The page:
Enlarge / The logo of the CIA's Engineering Development Group (EDG), the home of the spy agency's malware and espionage tool developers. (credit: Central Intelligence Agency)

WikiLeaks has published what it says is another batch of secret hacking manuals belonging to the US Central Intelligence Agency as part of its Vault7 series of leaks. The site is billing Vault7 as the largest publication of intelligence documents ever.

Friday's installment includes 27 documents related to "Grasshopper," the codename for a set of software tools used to build customized malware for Windows-based computers. The Grasshopper framework provides building blocks that can be combined in unique ways to suit the requirements of a given surveillance or intelligence operation. The documents are likely to be of interest to potential CIA targets looking for signatures and other signs indicating their Windows systems were hacked. The leak will also prove useful to competing malware developers who want to learn new techniques and best practices.

"Grasshopper is a software tool used to build custom installers for target computers running Microsoft Windows operating system," one user guide explained. "An operator uses the Grasshopper builder to construct a custom installation executable." The guide continued:

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Faveo CVE-2017-7571 Cross Site Request Forgery Vulnerability
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Rensenware's warning screen asks for a high score, rather than the usual pay off, to decrypt your files.

At this point, Ars readers have heard countless tales of computer users being forced to pay significant sums to unlock files encrypted with malicious ransomware. So we were a bit surprised when word started to trickle out about a new bit of ransomware that doesn't ask for money. Instead, "Rensenware" forces players to get a high score in a difficult PC shoot-em-up to decrypt their files.

As Malware Hunter Team noted yesterday, users on systems infected with Rensenware are faced with the usual ransomware-style warning that "your precious data like documents, musics, pictures, and some kinda project files" have been "encrypted with highly strong encryption algorithm." The only way to break the encryption lock, according to the warning, is to "score 0.2 billion in LUNATIC level" on TH12 ~ Undefined Fantastic Object. That's easier said than done, as this gameplay video of the "bullet hell" style Japanese shooter shows.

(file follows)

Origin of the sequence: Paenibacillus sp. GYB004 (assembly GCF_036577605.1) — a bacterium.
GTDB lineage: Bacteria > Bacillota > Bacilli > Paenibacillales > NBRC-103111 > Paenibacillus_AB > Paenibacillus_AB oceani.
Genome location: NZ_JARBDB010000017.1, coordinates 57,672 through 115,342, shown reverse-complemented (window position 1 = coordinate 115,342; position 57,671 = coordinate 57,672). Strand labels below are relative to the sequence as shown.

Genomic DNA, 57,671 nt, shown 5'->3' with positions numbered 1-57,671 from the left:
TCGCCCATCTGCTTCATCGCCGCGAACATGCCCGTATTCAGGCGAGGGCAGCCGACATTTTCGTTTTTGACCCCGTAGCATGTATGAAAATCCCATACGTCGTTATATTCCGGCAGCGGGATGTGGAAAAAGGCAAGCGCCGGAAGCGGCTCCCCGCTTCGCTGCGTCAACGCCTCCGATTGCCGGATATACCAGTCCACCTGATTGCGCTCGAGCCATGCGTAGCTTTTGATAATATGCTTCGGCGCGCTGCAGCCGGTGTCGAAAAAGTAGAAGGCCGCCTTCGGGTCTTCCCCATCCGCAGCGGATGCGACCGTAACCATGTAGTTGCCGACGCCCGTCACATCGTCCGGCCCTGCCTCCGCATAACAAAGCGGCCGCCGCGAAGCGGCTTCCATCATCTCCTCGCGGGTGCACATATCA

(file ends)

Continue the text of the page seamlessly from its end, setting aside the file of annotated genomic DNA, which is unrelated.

Gameplay from TH12 ~ Undefined Fantastic Object on Lunatic difficulty. Players needed to get 200 million points to unlock the "Rensenware" malware.

As you may have guessed from the specifics here, the Rensenware bug was created more in the spirit of fun than maliciousness. After Rensenware was publicized on Twitter, its creator, who goes by Tvple Eraser on Twitter and often posts in Korean, released an apology for releasing what he admitted was "a kind of highly-fatal malware."

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LightDM CVE-2017-7358 Local Directory Traversal Vulnerability
HelpDEZK CVE-2017-7447 Cross Site Request Forgery Vulnerability
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Ruby 'initialize()' Function Heap Buffer Overflow Vulnerability

In a previous diary, I explained how pictures may affect your website reputation[1]. Although asuggestedrecommendation was to prevent cross-linking by using the HTTP referer, this is a control that I do not implement on my personal blog, purely for research purposes. And it successfully worked!

My website and all its components are constantly monitored but Im also monitoring online services like pastebin.com to track references to padding:5px 10px"> html lang=en-USheadtitleIndonesian-Defacer/title link rel=icon type=image/x-icon href=https://blog.rootshell.be/wp-content/uploads/2012/02/blackhat-nl.png meta property=og:title content=nginxDEX meta property=description content=Jemb4t meta property=og:author content=Jemb4t meta property=og:image content=http://i.imgur.com/F2KaExC.jpg meta charset=UTF-8 /head script type=text/javascript

As you can see a group of website defacer (MagelangN00bs[3]) is using a direct link to an image on my blog as favicon[4] file. I think that they used my image because it looks like the Indonesian flag with a black hat width:800px" />

Well, nothing fancy, just a logo, some nasty music... Let width:800px" />

And what about the targets? After cleaning the referers (Google being of course the top-1), 90 websites were reported as defaced. Some examples:

  • hxxp://www.dias.net.in (restored)
  • hxxp://unitedyouthmission.com/ (still defaced)
  • hxxp://learnwellme.com/ (restored)
  • hxxp://www.mekallifestyle.in/ (still defaced)
  • hxxp://politicalvartha.com/ (restored)
  • hxxp://www.fundookids.in/ (restored)

The group is still active and new websites are defaced almost every day. Once again, this is agood example of the power of HTTP referers.


Xavier Mertens (@xme)
ISC Handler - Freelance Security Consultant

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